Other M does very well to make you feel nostalgic towards Super Metroid, but it does omit a few key concepts from the series. The first of which is enemies do not drop health, missiles and bombs. Samus recharges her health at health and save stations and for some unknown and ridiculous reason, you have the ability to constantly reload your missiles by holding the Wiimote horizontally and holding the A button to perform a concentration. This identical concentration can also be executed to regain a tank of health when you are on your final segment of life. Normally however if you get to that point, you will find yourself in a fast paced battle and there won’t be enough time to concentrate, regardless, with skill you can avoid death. Missile tanks, accell chargers and energy tanks are all scattered across the map, just begging to be found, because they are pinpointed on the map. One of the biggest traits of Super Metroid was the idea of exploration and finding secret rooms by randomly bombing walls and so forth. Well here things are made ten times easier with all items actually being shown off on your radar. This definitely ruins the experience somewhat, but it is understandable as most items you won’t be able to access without power ups that you gain later in the game so you will have to come back and as a result, you are still exploring the vast space station. Speaking of power-ups, no longer are the days of the stereotypical ‘’oh no I seem to have lost my weapons and abilities at the beginning of the game, I need to go and find them!’’ Samus actually has all of her abilities ready to use, but she feels the need to hold back until given permission by the overseer of the mission, Alex. Horrendously irritating are the moments when you realise there is little to no reason why you shouldn’t be able to use your grapple beam to get over a certain ledge, but alas you must traverse the long way because Alex has not issued the order. There is even a section where you run through lava and almost die, after all that, Alex authorizes the use of the suit that protects you from fire, thanks Alex, nice one!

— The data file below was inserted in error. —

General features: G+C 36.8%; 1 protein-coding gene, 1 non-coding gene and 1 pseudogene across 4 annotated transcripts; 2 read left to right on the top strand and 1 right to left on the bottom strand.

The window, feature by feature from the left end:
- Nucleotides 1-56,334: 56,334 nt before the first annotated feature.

All of that side, the game plays at a furious pace, with boss battles coming in at just the right time with weapons and abilities being distributed at the exact right times to avoid boredom. Just when you think you’re done, another section becomes available for you to explore because of a new power-up. Due to this, it is sad that the game seems to be over all too quickly, most people say the game lasts between 10 – 12 hours, well I clocked in at 8:30:00 with a 60% completion ratio. Once finished, the game allows you to go back and find all the hidden items and areas where you will come across more enemies, a secret boss and the unlock for Hard mode. On top of that, a Gallery video mode is also available after completion that joins all the game’s cinematic together into one long movie that deserves praise in it’s own right. We must take into account that it is a Nintendo Wii title and as a result, this amount of content is actually quite credible.



Overall, Metroid Other M is a fantastic addition to an already legendary franchise. It takes the old and intertwines it with new ideas that makes Other M a joy to play through and be part of Samus Aran’s adventure. A few particular omissions and the game being a tad easy let Other M down somewhat, but with the inclusion of a Hard mode and some sticky situations thrown in every once in a while, it is a thoroughly entertaining and action packed adventure, the best of it’s kind on the Nintendo Wii.

Technical presentation – 8.0
Graphics – 9.0
Game-play – 9.0
Replay value – 8.0

Final score – 8.5 / 10

Igor, CeX UK Contributor